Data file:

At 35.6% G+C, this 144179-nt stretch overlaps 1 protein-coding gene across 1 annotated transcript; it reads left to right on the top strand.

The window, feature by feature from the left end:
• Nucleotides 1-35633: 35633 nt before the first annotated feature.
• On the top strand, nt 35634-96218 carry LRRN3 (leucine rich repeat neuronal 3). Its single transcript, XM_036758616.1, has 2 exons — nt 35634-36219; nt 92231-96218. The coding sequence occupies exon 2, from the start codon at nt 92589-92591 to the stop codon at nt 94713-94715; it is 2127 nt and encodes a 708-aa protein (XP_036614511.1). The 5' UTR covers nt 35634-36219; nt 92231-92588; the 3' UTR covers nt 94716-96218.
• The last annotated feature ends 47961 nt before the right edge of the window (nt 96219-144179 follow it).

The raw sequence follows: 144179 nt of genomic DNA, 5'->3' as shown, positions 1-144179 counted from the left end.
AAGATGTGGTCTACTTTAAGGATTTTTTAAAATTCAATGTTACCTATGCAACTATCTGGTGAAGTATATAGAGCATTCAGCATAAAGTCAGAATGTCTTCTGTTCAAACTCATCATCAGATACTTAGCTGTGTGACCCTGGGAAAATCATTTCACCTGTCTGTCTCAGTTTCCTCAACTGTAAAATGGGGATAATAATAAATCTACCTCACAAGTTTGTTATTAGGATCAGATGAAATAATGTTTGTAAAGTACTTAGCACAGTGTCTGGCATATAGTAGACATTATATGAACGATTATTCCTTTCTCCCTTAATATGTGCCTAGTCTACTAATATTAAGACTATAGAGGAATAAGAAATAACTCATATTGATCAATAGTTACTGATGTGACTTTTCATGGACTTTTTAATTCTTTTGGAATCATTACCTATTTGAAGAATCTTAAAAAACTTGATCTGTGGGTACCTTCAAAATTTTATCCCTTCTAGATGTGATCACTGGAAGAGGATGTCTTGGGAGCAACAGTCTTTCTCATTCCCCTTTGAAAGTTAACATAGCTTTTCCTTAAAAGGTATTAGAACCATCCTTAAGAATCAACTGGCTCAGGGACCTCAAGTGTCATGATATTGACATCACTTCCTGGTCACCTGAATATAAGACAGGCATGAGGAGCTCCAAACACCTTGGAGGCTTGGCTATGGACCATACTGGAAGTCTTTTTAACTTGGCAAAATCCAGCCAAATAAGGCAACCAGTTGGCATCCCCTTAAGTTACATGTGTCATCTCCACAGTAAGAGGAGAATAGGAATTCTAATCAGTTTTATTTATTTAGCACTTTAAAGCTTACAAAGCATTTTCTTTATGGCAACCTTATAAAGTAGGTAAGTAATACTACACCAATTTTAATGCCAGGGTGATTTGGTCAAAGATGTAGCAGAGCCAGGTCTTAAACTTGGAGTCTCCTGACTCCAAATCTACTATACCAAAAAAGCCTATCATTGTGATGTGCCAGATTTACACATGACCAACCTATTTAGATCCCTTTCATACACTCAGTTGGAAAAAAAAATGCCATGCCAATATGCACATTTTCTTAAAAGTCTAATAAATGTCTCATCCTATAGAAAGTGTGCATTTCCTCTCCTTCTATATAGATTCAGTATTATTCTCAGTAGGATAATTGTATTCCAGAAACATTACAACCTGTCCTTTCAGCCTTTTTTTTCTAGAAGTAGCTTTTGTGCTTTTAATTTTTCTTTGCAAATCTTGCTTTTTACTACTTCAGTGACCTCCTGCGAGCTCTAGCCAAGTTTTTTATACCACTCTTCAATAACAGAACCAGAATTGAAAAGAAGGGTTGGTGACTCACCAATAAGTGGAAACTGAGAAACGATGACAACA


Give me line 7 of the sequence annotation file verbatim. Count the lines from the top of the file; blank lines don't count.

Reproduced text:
AAGATGTGGTCTACTTTAAGGATTTTTTAAAATTCAATGTTACCTATGCAACTATCTGGTGAAGTATATAGAGCATTCAGCATAAAGTCAGAATGTCTTCTGTTCAAACTCATCATCAGATACTTAGCTGTGTGACCCTGGGAAAATCATTTCACCTGTCTGTCTCAGTTTCCTCAACTGTAAAATGGGGATAATAATAAATCTACCTCACAAGTTTGTTATTAGGATCAGATGAAATAATGTTTGTAAAGTACTTAGCACAGTGTCTGGCATATAGTAGACATTATATGAACGATTATTCCTTTCTCCCTTAATATGTGCCTAGTCTACTAATATTAAGACTATAGAGGAATAAGAAATAACTCATATTGATCAATAGTTACTGATGTGACTTTTCATGGACTTTTTAATTCTTTTGGAATCATTACCTATTTGAAGAATCTTAAAAAACTTGATCTGTGGGTACCTTCAAAATTTTATCCCTTCTAGATGTGATCACTGGAAGAGGATGTCTTGGGAGCAACAGTCTTTCTCATTCCCCTTTGAAAGTTAACATAGCTTTTCCTTAAAAGGTATTAGAACCATCCTTAAGAATCAACTGGCTCAGGGACCTCAAGTGTCATGATATTGACATCACTTCCTGGTCACCTGAATATAAGACAGGCATGAGGAGCTCCAAACACCTTGGAGGCTTGGCTATGGACCATACTGGAAGTCTTTTTAACTTGGCAAAATCCAGCCAAATAAGGCAACCAGTTGGCATCCCCTTAAGTTACATGTGTCATCTCCACAGTAAGAGGAGAATAGGAATTCTAATCAGTTTTATTTATTTAGCACTTTAAAGCTTACAAAGCATTTTCTTTATGGCAACCTTATAAAGTAGGTAAGTAATACTACACCAATTTTAATGCCAGGGTGATTTGGTCAAAGATGTAGCAGAGCCAGGTCTTAAACTTGGAGTCTCCTGACTCCAAATCTACTATACCAAAAAAGCCTATCATTGTGATGTGCCAGATTTACACATGACCAACCTATTTAGATCCCTTTCATACACTCAGTTGGAAAAAAAAATGCCATGCCAATATGCACATTTTCTTAAAAGTCTAATAAATGTCTCATCCTATAGAAAGTGTGCATTTCCTCTCCTTCTATATAGATTCAGTATTATTCTCAGTAGGATAATTGTATTCCAGAAACATTACAACCTGTCCTTTCAGCCTTTTTTTTCTAGAAGTAGCTTTTGTGCTTTTAATTTTTCTTTGCAAATCTTGCTTTTTACTACTTCAGTGACCTCCTGCGAGCTCTAGCCAAGTTTTTTATACCACTCTTCAATAACAGAACCAGAATTGAAAAGAAGGGTTGGTGACTCACCAATAAGTGGAAACTGAGAAACGATGACAACA